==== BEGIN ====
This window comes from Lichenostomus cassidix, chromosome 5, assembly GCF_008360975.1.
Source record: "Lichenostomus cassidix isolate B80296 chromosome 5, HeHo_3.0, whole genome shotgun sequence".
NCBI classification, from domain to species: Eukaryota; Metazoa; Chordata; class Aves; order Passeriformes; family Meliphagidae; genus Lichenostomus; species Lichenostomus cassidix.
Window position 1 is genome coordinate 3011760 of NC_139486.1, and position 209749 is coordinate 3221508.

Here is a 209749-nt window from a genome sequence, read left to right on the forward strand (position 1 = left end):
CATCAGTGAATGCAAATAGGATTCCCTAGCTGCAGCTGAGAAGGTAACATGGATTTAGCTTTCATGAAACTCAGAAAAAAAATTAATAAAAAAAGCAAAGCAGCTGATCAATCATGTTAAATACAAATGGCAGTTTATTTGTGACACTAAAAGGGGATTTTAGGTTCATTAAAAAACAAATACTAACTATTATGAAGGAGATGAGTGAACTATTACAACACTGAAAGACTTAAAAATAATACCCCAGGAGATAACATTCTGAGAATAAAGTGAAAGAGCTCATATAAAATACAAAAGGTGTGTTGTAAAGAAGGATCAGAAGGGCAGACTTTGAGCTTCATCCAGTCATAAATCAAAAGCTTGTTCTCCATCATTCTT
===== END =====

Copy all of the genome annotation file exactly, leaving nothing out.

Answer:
This window comes from Lichenostomus cassidix, chromosome 5, assembly GCF_008360975.1.
Source record: "Lichenostomus cassidix isolate B80296 chromosome 5, HeHo_3.0, whole genome shotgun sequence".
NCBI classification, from domain to species: Eukaryota; Metazoa; Chordata; class Aves; order Passeriformes; family Meliphagidae; genus Lichenostomus; species Lichenostomus cassidix.
Window position 1 is genome coordinate 3011760 of NC_139486.1, and position 209749 is coordinate 3221508.

Here is a 209749-nt window from a genome sequence, read left to right on the forward strand (position 1 = left end):
CATCAGTGAATGCAAATAGGATTCCCTAGCTGCAGCTGAGAAGGTAACATGGATTTAGCTTTCATGAAACTCAGAAAAAAAATTAATAAAAAAAGCAAAGCAGCTGATCAATCATGTTAAATACAAATGGCAGTTTATTTGTGACACTAAAAGGGGATTTTAGGTTCATTAAAAAACAAATACTAACTATTATGAAGGAGATGAGTGAACTATTACAACACTGAAAGACTTAAAAATAATACCCCAGGAGATAACATTCTGAGAATAAAGTGAAAGAGCTCATATAAAATACAAAAGGTGTGTTGTAAAGAAGGATCAGAAGGGCAGACTTTGAGCTTCATCCAGTCATAAATCAAAAGCTTGTTCTCCATCATTCTT